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“Whether their federal cousins like it or not, the people of Alberta decided they had enough of the Conservative government in this province,” Alberta Premier Rachel Notley said on Thursday.Dean Bennett/The Canadian Press

Rachel Notley won't stand for being dissed by Conservative Leader Stephen Harper.

The new Alberta Premier upbraided Mr. Harper on Thursday for comments he made on the federal campaign trail calling her provincial NDP government "a disaster."

Ms. Notley told reporters that such a swipe at her government is a swipe at the Albertans who elected it to a majority, ending four decades of Tory rule. She attributed the remarks to "a candidate in the current federal election."

With her response, Ms. Notley continues a long tradition of Alberta premiers squaring off against Ottawa over slights, real or perceived.

"For the record, I completely reject the Conservative campaign's comments about the decisions of the people of Alberta, that they made last spring," she said in Edmonton. "Whether their federal cousins like it or not, the people of Alberta decided they had enough of the Conservative government in this province, and they decided to elect a new government."

In a campaign stop in Montreal on Monday, Mr. Harper said the left-leaning Alberta New Democrats were incapable of producing a budget and they had been rejected by the population. He made the comments with the federal NDP under Leader Thomas Mulcair making major strides in opinion polls, leading in some. A recent Globe and Mail/Nanos Research poll found that 47 per cent of a sample of 1,000 Canadians said a Mulcair victory would have a "positive" or "somewhat positive" impact on the economy, well ahead of Mr. Harper's 31.7-per-cent positive result.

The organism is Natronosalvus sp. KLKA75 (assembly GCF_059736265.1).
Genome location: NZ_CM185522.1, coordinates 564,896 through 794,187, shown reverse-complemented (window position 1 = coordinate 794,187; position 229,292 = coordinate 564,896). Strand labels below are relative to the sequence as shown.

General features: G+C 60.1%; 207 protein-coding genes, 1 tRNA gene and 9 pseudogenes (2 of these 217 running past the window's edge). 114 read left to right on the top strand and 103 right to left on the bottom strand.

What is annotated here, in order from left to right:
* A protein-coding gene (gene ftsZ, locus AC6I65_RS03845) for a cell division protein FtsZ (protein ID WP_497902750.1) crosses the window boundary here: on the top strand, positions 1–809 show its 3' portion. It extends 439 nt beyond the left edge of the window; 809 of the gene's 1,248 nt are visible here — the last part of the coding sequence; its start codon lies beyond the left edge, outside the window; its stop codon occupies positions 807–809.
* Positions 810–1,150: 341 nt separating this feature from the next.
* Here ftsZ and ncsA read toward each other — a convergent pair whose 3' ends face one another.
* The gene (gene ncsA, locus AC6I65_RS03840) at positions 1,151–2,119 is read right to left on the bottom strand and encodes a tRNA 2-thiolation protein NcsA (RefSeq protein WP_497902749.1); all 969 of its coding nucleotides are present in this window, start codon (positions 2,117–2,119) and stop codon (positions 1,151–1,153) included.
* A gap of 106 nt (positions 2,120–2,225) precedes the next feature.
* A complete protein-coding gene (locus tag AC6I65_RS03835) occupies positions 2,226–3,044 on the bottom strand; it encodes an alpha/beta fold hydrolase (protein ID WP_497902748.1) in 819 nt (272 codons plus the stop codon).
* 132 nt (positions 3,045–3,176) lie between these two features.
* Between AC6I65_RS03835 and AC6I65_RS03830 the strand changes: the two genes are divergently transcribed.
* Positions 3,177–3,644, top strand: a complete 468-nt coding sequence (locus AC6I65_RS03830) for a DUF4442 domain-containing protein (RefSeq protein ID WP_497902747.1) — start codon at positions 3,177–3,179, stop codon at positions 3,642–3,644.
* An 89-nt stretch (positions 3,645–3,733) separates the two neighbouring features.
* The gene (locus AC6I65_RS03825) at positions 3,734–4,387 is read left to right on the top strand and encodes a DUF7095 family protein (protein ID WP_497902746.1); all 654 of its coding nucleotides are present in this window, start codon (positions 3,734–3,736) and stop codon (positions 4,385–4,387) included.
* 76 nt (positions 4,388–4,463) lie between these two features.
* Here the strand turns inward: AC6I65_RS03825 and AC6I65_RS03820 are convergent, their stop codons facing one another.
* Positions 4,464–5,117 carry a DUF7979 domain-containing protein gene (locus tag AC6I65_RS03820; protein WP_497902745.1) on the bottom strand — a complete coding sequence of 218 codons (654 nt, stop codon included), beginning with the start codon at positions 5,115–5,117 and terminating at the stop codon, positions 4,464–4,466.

The Alberta NDP are going about fulfilling their campaign promises on the economy, including scrapping a health-care levy brought in by the provincial Tories just before the provincial vote, raising corporate taxes and shifting to a progressive income-tax system under which the wealthy pay "a little bit more," Ms. Notley said. Her government plans to table its first budget after the Oct. 19 federal election amid a severe downturn in the energy sector, the province's dominant industry.

"We don't have a sales tax in Alberta, so Alberta continues to have by far the lowest overall provincial taxes in Canada," she said, adding that the provinces and federal government need to stay on good terms so they can work together on important issues.

Ms. Notley says she likes and supports Mr. Mulcair, and is encouraged by a number of contested federal ridings in Alberta in the wake of her party's provincial victory. But she doesn't plan to actively campaign on his behalf.

Her intentions are in sharp contrast to Ontario Premier Kathleen Wynne, no stranger to tensions with the federal Conservatives. Ms. Wynne has promised to do everything she can to defeat Mr. Harper and elect Liberal Leader Justin Trudeau.

"I have a pretty major day job, and in my view that day job should be focused on doing the work that the people of Alberta elected me to do, so that's what I'm going to focus on," Ms. Notley said. "I believe that in focusing on that, I have to do what I can to maintain a co-operative and collaborative relationship with my colleagues federally in order to be productive."

Also on Thursday, the Premier announced a by-election for the provincial riding of Calgary-Foothills on Sept. 3. It is the riding vacated by former Progressive Conservative Premier Jim Prentice after his party's drubbing in the May election.